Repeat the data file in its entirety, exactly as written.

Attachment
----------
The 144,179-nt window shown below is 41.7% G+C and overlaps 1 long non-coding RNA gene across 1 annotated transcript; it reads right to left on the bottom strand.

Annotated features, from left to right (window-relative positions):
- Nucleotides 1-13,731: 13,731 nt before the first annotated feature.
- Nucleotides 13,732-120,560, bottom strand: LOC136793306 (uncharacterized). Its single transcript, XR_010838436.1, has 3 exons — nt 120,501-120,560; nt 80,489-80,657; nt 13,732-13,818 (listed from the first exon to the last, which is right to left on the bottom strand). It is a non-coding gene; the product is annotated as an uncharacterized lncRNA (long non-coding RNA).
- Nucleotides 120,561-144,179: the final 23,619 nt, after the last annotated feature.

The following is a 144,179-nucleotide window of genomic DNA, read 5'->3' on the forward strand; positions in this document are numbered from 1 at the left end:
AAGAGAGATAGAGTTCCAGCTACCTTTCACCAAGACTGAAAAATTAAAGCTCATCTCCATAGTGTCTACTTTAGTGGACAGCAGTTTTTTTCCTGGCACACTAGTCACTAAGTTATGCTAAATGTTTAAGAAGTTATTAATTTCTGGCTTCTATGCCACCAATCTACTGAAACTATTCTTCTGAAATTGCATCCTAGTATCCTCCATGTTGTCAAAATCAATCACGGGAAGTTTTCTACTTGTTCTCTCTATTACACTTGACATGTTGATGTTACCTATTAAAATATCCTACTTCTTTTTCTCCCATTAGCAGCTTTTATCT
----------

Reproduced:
The 144,179-nt window shown below is 41.7% G+C and overlaps 1 long non-coding RNA gene across 1 annotated transcript; it reads right to left on the bottom strand.

Annotated features, from left to right (window-relative positions):
- Nucleotides 1-13,731: 13,731 nt before the first annotated feature.
- Nucleotides 13,732-120,560, bottom strand: LOC136793306 (uncharacterized). Its single transcript, XR_010838436.1, has 3 exons — nt 120,501-120,560; nt 80,489-80,657; nt 13,732-13,818 (listed from the first exon to the last, which is right to left on the bottom strand). It is a non-coding gene; the product is annotated as an uncharacterized lncRNA (long non-coding RNA).
- Nucleotides 120,561-144,179: the final 23,619 nt, after the last annotated feature.

The following is a 144,179-nucleotide window of genomic DNA, read 5'->3' on the forward strand; positions in this document are numbered from 1 at the left end:
AAGAGAGATAGAGTTCCAGCTACCTTTCACCAAGACTGAAAAATTAAAGCTCATCTCCATAGTGTCTACTTTAGTGGACAGCAGTTTTTTTCCTGGCACACTAGTCACTAAGTTATGCTAAATGTTTAAGAAGTTATTAATTTCTGGCTTCTATGCCACCAATCTACTGAAACTATTCTTCTGAAATTGCATCCTAGTATCCTCCATGTTGTCAAAATCAATCACGGGAAGTTTTCTACTTGTTCTCTCTATTACACTTGACATGTTGATGTTACCTATTAAAATATCCTACTTCTTTTTCTCCCATTAGCAGCTTTTATCT